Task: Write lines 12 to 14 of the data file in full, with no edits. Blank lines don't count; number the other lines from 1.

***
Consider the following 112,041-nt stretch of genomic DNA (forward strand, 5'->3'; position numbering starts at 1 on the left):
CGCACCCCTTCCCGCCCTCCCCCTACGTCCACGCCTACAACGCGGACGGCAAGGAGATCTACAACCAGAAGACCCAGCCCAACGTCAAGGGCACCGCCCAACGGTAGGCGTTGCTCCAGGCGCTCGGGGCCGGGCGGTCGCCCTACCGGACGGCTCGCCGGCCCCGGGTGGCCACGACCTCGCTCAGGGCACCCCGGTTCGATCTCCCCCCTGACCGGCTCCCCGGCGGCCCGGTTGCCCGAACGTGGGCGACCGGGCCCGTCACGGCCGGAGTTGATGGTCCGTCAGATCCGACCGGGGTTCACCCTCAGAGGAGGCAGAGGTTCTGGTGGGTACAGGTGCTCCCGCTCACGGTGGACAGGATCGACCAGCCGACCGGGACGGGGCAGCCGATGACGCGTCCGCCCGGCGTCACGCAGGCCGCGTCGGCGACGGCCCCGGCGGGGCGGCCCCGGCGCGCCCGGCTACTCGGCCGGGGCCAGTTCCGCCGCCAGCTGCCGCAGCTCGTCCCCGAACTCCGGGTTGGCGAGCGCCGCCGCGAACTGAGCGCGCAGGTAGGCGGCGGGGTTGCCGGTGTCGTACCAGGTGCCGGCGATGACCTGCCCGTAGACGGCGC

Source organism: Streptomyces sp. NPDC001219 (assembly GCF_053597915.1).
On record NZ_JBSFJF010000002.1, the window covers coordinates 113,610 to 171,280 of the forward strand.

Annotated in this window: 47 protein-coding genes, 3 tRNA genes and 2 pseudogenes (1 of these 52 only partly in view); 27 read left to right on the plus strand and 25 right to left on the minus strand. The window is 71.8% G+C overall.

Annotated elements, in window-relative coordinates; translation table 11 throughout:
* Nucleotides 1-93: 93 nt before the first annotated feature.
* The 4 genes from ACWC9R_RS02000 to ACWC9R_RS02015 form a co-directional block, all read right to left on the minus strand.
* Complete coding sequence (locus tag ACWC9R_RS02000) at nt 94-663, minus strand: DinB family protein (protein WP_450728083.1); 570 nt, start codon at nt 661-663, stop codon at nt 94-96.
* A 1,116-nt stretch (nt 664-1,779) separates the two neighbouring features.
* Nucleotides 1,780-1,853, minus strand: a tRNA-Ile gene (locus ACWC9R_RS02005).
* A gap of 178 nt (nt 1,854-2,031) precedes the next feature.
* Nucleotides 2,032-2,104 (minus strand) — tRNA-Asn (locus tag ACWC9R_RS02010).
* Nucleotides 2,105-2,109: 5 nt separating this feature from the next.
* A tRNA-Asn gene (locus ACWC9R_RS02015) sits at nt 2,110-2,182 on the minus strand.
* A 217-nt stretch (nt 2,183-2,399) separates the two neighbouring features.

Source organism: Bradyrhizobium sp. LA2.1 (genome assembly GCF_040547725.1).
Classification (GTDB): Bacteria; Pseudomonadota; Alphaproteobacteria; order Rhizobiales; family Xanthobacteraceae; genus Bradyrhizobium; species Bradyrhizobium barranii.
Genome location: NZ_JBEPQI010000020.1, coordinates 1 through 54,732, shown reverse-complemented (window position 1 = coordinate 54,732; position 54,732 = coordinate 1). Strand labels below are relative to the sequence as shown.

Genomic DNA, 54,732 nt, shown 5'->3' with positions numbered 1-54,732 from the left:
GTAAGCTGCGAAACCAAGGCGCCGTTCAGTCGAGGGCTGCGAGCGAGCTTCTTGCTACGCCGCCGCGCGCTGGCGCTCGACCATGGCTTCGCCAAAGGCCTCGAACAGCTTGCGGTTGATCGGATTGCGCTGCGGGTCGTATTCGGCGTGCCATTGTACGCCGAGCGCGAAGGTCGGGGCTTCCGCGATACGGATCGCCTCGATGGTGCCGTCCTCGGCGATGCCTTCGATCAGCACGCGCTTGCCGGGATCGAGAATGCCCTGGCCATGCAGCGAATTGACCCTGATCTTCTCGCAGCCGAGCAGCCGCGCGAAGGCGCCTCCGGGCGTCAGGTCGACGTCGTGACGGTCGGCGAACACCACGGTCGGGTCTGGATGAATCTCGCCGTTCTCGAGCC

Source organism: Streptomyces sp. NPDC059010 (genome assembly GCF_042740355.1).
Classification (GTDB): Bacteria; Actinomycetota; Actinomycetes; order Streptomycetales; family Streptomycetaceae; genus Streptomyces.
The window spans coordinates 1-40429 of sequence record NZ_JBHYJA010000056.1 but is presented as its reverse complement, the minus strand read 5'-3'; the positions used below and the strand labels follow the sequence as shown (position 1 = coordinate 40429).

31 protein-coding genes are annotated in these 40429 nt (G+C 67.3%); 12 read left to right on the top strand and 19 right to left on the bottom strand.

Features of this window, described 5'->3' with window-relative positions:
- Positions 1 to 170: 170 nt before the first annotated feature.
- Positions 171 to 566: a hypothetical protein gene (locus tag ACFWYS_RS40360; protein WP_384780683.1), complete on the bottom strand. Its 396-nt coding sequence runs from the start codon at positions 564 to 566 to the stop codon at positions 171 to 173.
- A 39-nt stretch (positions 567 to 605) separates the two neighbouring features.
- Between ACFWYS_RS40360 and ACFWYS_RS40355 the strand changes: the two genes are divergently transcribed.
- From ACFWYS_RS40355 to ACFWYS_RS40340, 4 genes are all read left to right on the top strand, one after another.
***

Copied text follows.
* A gap of 178 nt (nt 1,854-2,031) precedes the next feature.
* Nucleotides 2,032-2,104 (minus strand) — tRNA-Asn (locus tag ACWC9R_RS02010).
* Nucleotides 2,105-2,109: 5 nt separating this feature from the next.